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But is it really "free"?

I’m not talking about cost. "Free food" is a term used by many diet programs to identify foods that are allowable on a relatively unlimited basis.

Their purpose is simple: those of us with weight problems don’t eat because we are 
physically hungry. We eat for emotions, boredom and, well, because we enjoy eating. It brings us pleasure (for the moment).

Most of us have a hard time recognizing when we are full. Sometimes we just don't care. Offering a “free foods” list steers dieters away from high-fat, calorie-laden foods when we feel that need to eat.

Celery is usually on the list. Chocolate cake is never on the list. Depending on which program you follow, it could mean all non-starchy vegetables or it may mean a food item that has zero net carbs. For some, it even means fruit.

But hear this ... nothing is really free! Other than water, everything has calories. So while you can eat a larger quantity of low-density foods for less -- and for health and fullness you should do so -- the quantity you consume still has to be considered.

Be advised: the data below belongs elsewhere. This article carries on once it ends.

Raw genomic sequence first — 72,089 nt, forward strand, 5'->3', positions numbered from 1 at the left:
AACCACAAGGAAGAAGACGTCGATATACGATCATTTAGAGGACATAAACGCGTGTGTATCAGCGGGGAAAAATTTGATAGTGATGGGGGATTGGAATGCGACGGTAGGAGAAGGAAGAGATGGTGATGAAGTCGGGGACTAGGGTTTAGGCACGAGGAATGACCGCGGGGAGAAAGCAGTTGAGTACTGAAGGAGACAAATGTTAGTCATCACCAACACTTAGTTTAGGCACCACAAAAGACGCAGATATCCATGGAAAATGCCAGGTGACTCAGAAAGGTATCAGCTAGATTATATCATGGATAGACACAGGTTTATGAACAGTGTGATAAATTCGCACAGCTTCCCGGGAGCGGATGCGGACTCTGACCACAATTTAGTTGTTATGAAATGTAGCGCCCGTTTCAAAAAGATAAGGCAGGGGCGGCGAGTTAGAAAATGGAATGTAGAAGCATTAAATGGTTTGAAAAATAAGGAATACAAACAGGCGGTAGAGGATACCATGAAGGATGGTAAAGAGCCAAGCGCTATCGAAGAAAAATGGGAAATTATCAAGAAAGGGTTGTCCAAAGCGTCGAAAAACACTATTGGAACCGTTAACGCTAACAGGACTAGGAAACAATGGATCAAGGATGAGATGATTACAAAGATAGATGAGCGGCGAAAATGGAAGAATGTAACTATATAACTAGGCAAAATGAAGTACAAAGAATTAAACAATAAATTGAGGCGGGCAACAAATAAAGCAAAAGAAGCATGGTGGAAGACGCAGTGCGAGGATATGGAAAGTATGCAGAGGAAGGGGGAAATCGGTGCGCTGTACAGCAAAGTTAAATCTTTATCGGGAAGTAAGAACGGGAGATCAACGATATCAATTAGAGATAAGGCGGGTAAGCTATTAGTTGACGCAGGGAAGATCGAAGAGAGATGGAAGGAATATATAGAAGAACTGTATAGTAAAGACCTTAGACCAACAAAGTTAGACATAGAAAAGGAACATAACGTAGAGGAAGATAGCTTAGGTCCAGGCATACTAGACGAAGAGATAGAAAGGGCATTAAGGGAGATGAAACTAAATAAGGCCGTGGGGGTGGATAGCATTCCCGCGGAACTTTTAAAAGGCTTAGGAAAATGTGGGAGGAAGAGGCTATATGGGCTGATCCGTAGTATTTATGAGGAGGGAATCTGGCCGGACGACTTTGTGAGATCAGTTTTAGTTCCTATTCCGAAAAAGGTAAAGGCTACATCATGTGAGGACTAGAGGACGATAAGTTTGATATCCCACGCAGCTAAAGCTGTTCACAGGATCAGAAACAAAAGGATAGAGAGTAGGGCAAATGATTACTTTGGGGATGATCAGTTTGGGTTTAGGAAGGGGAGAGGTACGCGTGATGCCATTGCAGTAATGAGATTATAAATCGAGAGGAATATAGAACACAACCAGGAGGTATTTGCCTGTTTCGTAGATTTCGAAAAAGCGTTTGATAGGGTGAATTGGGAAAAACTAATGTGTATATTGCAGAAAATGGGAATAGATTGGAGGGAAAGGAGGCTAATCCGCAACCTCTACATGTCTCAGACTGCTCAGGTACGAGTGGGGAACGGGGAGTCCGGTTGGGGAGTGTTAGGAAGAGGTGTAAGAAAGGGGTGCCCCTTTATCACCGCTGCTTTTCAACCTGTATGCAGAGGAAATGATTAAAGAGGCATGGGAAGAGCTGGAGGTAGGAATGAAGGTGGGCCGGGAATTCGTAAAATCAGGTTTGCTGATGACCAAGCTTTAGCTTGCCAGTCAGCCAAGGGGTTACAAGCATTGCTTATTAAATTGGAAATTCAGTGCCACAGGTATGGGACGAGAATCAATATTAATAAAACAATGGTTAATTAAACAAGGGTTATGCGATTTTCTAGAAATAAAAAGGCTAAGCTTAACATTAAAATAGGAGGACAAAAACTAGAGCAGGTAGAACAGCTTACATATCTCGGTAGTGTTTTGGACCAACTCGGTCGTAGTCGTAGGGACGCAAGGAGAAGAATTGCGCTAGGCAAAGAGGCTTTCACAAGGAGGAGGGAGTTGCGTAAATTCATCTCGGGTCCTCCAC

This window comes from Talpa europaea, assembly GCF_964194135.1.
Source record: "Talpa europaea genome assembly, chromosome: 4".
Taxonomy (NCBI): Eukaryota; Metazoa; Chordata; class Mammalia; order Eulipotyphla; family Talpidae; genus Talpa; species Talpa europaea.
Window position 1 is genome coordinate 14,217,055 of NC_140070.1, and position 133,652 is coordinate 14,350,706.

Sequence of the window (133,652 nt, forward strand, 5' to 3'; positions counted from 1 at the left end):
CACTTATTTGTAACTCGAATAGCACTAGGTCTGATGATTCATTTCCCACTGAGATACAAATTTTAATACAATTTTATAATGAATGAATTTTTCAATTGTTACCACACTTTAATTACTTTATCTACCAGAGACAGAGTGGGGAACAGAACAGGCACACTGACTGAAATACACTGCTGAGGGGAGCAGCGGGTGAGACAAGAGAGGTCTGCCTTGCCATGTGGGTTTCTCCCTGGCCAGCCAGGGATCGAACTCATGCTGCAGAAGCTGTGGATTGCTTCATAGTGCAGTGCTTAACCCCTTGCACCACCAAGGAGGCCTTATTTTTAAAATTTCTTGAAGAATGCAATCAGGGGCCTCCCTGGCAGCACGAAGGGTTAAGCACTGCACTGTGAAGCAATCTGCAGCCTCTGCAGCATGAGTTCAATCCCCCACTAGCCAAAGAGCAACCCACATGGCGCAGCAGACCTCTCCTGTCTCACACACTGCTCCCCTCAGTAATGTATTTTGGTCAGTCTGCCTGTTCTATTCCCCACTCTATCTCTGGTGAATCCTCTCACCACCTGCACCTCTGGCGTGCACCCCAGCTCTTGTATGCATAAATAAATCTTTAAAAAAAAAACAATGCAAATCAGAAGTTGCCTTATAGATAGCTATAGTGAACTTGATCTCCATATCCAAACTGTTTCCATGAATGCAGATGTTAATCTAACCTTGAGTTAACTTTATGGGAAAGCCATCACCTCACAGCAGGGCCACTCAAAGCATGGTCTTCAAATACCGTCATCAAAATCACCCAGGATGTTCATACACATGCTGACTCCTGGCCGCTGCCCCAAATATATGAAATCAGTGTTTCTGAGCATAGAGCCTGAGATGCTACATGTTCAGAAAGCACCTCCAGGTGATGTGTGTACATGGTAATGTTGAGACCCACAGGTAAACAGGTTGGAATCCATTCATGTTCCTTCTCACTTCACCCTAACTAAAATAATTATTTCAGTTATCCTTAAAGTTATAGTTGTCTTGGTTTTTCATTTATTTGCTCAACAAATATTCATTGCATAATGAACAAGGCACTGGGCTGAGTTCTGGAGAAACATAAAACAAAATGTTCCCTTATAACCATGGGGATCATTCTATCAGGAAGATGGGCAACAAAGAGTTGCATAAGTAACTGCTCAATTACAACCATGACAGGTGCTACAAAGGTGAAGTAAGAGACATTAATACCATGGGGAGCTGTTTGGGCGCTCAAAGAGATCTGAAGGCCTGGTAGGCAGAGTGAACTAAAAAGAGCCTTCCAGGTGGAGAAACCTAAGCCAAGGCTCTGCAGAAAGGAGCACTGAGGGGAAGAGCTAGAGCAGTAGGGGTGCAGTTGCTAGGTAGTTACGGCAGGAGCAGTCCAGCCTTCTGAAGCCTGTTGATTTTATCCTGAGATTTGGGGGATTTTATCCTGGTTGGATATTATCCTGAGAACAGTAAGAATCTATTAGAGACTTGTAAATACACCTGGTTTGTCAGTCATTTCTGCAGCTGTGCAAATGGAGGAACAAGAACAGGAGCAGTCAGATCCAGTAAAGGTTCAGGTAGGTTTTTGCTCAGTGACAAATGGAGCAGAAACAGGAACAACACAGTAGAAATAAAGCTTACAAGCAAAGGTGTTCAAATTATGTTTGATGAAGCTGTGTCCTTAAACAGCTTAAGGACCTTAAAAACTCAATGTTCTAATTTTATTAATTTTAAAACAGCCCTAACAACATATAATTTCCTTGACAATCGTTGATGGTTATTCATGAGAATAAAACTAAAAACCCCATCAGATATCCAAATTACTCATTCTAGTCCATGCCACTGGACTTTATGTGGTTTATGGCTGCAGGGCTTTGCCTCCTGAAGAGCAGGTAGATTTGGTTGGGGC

How much "free food" do you actually eat? What does that mean in calories?

Your BMR is your line. That's how many calories your body needs to stay the same. (CLICK HERE TO FIND OUT YOURS). Simply put, eat less than that and you'll lose. Eat more than that and you'll gain. You generally want to eat 500 calories less for a 1-2 lbs weight loss.

I didn't make this up. It's just science and math (3500 unused calories equals one pound of fat). The fact is, if you eat 200 calories more than your body needs each day, you will GAIN 20 pounds in one year! Two cups of broccoli, a cup of carrots and two pieces of fruit is MORE than 200 calories. One bag of baby carrots alone is 120. A large banana is the same. 

Are you starting to re-think the "free food" thing? 

No matter what your weight loss program teaches, there is NO magic formula in dieting. The concept of filling up on lower-calorie, higher-nutrient foods is a good one, but still must be managed within your calorie range.

If you have been doing this forEVER and still haven't gotten to goal or have been losing super slowly, the culprit is usually "free foods" and sloppy dieting. Something has to change. Either DO your program differently or find one that does it for you.


To see an excellent example of this blog ... CLICK HERE for Rosi's success story.